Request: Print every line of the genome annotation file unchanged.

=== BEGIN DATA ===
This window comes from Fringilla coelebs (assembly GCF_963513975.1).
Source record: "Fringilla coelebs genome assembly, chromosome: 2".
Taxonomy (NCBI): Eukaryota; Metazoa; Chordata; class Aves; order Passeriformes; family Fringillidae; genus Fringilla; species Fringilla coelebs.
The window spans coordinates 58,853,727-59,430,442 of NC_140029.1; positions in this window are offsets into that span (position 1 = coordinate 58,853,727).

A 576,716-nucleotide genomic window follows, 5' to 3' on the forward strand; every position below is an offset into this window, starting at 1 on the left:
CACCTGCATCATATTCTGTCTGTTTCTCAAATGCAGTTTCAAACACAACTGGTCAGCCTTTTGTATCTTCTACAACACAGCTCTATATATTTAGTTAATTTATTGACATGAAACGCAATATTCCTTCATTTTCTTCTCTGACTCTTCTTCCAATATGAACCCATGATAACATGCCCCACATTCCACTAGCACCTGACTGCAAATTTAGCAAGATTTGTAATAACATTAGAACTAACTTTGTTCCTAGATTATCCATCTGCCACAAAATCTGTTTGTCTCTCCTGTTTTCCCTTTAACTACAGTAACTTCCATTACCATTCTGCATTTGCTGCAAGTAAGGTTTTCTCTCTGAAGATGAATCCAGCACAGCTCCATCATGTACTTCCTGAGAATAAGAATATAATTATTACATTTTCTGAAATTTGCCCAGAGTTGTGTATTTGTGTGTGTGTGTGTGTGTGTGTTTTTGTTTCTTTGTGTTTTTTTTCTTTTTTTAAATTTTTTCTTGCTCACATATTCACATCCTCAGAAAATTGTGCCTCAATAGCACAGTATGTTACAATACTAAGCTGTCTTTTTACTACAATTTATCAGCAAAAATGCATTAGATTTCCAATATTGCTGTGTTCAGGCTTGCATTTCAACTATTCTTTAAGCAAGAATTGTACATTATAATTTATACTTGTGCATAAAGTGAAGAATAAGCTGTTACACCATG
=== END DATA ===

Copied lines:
This window comes from Fringilla coelebs (assembly GCF_963513975.1).
Source record: "Fringilla coelebs genome assembly, chromosome: 2".
Taxonomy (NCBI): Eukaryota; Metazoa; Chordata; class Aves; order Passeriformes; family Fringillidae; genus Fringilla; species Fringilla coelebs.
The window spans coordinates 58,853,727-59,430,442 of NC_140029.1; positions in this window are offsets into that span (position 1 = coordinate 58,853,727).

A 576,716-nucleotide genomic window follows, 5' to 3' on the forward strand; every position below is an offset into this window, starting at 1 on the left:
CACCTGCATCATATTCTGTCTGTTTCTCAAATGCAGTTTCAAACACAACTGGTCAGCCTTTTGTATCTTCTACAACACAGCTCTATATATTTAGTTAATTTATTGACATGAAACGCAATATTCCTTCATTTTCTTCTCTGACTCTTCTTCCAATATGAACCCATGATAACATGCCCCACATTCCACTAGCACCTGACTGCAAATTTAGCAAGATTTGTAATAACATTAGAACTAACTTTGTTCCTAGATTATCCATCTGCCACAAAATCTGTTTGTCTCTCCTGTTTTCCCTTTAACTACAGTAACTTCCATTACCATTCTGCATTTGCTGCAAGTAAGGTTTTCTCTCTGAAGATGAATCCAGCACAGCTCCATCATGTACTTCCTGAGAATAAGAATATAATTATTACATTTTCTGAAATTTGCCCAGAGTTGTGTATTTGTGTGTGTGTGTGTGTGTGTGTTTTTGTTTCTTTGTGTTTTTTTTCTTTTTTTAAATTTTTTCTTGCTCACATATTCACATCCTCAGAAAATTGTGCCTCAATAGCACAGTATGTTACAATACTAAGCTGTCTTTTTACTACAATTTATCAGCAAAAATGCATTAGATTTCCAATATTGCTGTGTTCAGGCTTGCATTTCAACTATTCTTTAAGCAAGAATTGTACATTATAATTTATACTTGTGCATAAAGTGAAGAATAAGCTGTTACACCATG